At EGX 2016, Gran Turismo Sport will be playable by the general public. And me. Especially me. I'm already queuing...
Can you remember what you wanted to be when you grew up? For me it was always one thing: a racing driver.
I was F1-obsessed from a young age. While I’d dabbled in a few Commodore and Mega Drive games (always belonging to my cousins), nothing hooked me on gaming until Psygnosis’ Formula 1 on the original PlayStation, back in 1996.
Microprose Grand Prix
And that was it. I was king of the chicane, lord of the pit lane. Three-time world champion... on the PlayStation, anyway. As you may have guessed, I never went on to realise my dream (tech blogging by day, crime-fighting racing driver billionaire by night…), but I have been able to get an annual fix of F1 action from then on, through various consoles and PC games.
From Ridge Racer to Ultra-Realism
As I spent my youth mastering Silverstone’s 18 corners in virtual representations of some of the best F1 cars of the past 20 years, the technology behind the games grew, developed and matured. Simulator technology is a big deal in F1 nowadays, and on gaming systems racing games now strive for pinpoint accuracy in a marketplace once dominated by arcade racers.
I remember games such as Ridge Racer, Destruction Derby and Need For Speed 2 on my PlayStation, each with its own blend of pick-up and play arcade action.
Ridge Racer Revolution
In console terms, racing games began to get serious with the release of the original Gran Turismo in time for Christmas 1997. Suddenly the realism of this game, from the graphics to the handling began an accelerated move towards more authentic racing games, pushing pixels and game mechanics to such a level where many racing games worth their salt are now considered driving simulators.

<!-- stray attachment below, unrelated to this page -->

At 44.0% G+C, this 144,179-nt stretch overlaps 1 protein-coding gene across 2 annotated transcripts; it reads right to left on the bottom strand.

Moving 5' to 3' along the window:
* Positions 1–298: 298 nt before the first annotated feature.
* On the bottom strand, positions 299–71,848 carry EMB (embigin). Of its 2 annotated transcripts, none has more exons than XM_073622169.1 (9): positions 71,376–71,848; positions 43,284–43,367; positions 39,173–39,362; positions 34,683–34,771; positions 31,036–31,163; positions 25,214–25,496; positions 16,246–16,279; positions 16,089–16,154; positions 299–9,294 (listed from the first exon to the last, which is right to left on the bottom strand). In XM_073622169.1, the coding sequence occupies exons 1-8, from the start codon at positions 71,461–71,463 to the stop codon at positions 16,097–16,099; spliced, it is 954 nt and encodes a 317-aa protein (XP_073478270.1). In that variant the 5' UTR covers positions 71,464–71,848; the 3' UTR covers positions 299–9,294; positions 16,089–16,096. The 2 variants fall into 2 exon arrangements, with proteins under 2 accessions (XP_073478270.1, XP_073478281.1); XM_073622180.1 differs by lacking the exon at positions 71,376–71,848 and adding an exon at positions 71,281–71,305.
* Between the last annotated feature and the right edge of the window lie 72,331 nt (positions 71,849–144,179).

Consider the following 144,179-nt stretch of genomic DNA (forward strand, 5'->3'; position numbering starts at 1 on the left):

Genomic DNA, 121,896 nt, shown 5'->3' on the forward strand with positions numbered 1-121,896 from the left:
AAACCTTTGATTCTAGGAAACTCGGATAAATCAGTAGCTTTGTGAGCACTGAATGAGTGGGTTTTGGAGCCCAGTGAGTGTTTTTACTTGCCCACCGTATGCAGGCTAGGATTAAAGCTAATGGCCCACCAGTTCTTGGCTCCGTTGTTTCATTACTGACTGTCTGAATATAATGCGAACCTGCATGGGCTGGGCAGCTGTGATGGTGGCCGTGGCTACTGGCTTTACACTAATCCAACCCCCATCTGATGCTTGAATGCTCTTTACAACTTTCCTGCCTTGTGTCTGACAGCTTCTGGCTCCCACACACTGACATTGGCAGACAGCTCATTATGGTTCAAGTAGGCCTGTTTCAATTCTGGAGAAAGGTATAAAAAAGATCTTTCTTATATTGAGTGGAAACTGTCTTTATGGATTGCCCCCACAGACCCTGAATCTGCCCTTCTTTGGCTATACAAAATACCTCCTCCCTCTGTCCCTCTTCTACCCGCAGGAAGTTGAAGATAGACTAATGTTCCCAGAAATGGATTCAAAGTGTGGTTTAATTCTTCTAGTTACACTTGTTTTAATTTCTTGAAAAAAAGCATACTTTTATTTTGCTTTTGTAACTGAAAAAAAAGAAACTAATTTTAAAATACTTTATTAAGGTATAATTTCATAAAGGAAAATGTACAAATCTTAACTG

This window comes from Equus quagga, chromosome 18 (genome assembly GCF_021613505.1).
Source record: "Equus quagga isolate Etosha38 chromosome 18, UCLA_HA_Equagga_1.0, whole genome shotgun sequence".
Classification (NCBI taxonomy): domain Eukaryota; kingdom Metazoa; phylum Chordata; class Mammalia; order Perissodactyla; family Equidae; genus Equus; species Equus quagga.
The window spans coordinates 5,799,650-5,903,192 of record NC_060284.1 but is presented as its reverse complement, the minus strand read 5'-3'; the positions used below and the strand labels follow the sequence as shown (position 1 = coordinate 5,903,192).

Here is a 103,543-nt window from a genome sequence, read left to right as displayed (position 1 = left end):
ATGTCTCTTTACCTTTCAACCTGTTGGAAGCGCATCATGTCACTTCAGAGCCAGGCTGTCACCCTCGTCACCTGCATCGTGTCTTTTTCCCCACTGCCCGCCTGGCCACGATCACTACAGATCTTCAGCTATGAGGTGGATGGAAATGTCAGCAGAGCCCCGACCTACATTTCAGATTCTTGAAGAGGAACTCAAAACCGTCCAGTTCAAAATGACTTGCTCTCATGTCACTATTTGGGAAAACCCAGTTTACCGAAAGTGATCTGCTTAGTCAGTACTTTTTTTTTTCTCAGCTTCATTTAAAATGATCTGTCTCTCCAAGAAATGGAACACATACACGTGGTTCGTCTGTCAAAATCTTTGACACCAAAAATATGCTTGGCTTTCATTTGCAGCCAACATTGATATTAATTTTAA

In following years Gran Turismo would be the standard bearer for console racing games. I remember the first two F1 games I owned on PlayStation both having arcade modes, those soon died out in the pursuit of podium-quality perfection. Where PlayStation had Gran Turismo, Xbox got Forza, and hyper-realism became the normal.
Racing games drew me in with the accessibility, playability and the “dream factor” of getting to be an F1 driver. Over the years many studios have continued to refine the craft and applied it to various different driving games. Codemasters are a great example of this. From the studio that created the seminal MicroMachines they’ve gone on to develop the Race Driver and Dirt franchises (and F1, of course) into well-polished and respected games.
The latest models
Gran Turismo Sport
The battle for ultra-realism on consoles continues with the release of Gran Turismo Sport (2017, but will be previewed at EGX) and Forza Horizon 3 (released 27th September. Away from the console world there’s a whole other league of incredibly detailed racing sims. rFactor has long been hailed as one of the most authentic driving games around, with and Assetto Corsa and iRacing are also worthy contenders.
While there has never been so many incredible racing games out there, I do wonder whether this never-ending race to be the most accurate, authentic, and realistic is making the genre less accessible? I got into racing games because there was a massive pick-up and play appeal, and a progressive learning curve. Not because I wanted to hear the sound of the engine alter as I changed gear.
I still play racing games because it’s a part of me now. The dynamics are roughly the same across all games in the genre, making it easy to jump between driving experiences and challenges. I do notice that casual gamers are far more inclined to go for a game of FIFA rather than a quick 3-lap blast around the Nürburgring and maybe, if in amongst all this realism, we’re missing a game like Ridge Racer or Destruction Derby to put some fun into racing games for the non-fanatical among us.
What are your favourite racing games? Do you know of any under-appreciated games that we should be playing? Let us know in the comments below.